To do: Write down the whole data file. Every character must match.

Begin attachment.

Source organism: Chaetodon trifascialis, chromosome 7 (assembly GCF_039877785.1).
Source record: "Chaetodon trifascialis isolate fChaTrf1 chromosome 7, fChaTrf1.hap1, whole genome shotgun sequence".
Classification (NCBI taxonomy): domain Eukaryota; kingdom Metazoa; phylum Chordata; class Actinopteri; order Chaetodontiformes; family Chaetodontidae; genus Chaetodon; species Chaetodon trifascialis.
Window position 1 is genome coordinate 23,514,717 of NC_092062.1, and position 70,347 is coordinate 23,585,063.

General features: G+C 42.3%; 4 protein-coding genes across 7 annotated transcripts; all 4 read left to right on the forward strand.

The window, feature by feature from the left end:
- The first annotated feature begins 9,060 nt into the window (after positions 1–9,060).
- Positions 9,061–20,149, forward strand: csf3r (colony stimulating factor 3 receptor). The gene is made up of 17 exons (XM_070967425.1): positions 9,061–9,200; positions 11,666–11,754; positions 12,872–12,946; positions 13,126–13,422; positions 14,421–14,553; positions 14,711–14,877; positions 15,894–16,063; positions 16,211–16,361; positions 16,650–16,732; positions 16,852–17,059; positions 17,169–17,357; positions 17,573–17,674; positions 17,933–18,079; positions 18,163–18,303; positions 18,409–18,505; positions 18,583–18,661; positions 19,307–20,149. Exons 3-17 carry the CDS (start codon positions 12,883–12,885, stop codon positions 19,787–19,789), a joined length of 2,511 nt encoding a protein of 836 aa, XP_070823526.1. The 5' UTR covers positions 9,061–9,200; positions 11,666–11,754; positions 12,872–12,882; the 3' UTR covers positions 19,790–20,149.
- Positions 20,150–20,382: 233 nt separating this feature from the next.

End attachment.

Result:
Source organism: Chaetodon trifascialis, chromosome 7 (assembly GCF_039877785.1).
Source record: "Chaetodon trifascialis isolate fChaTrf1 chromosome 7, fChaTrf1.hap1, whole genome shotgun sequence".
Classification (NCBI taxonomy): domain Eukaryota; kingdom Metazoa; phylum Chordata; class Actinopteri; order Chaetodontiformes; family Chaetodontidae; genus Chaetodon; species Chaetodon trifascialis.
Window position 1 is genome coordinate 23,514,717 of NC_092062.1, and position 70,347 is coordinate 23,585,063.

General features: G+C 42.3%; 4 protein-coding genes across 7 annotated transcripts; all 4 read left to right on the forward strand.

The window, feature by feature from the left end:
- The first annotated feature begins 9,060 nt into the window (after positions 1–9,060).
- Positions 9,061–20,149, forward strand: csf3r (colony stimulating factor 3 receptor). The gene is made up of 17 exons (XM_070967425.1): positions 9,061–9,200; positions 11,666–11,754; positions 12,872–12,946; positions 13,126–13,422; positions 14,421–14,553; positions 14,711–14,877; positions 15,894–16,063; positions 16,211–16,361; positions 16,650–16,732; positions 16,852–17,059; positions 17,169–17,357; positions 17,573–17,674; positions 17,933–18,079; positions 18,163–18,303; positions 18,409–18,505; positions 18,583–18,661; positions 19,307–20,149. Exons 3-17 carry the CDS (start codon positions 12,883–12,885, stop codon positions 19,787–19,789), a joined length of 2,511 nt encoding a protein of 836 aa, XP_070823526.1. The 5' UTR covers positions 9,061–9,200; positions 11,666–11,754; positions 12,872–12,882; the 3' UTR covers positions 19,790–20,149.
- Positions 20,150–20,382: 233 nt separating this feature from the next.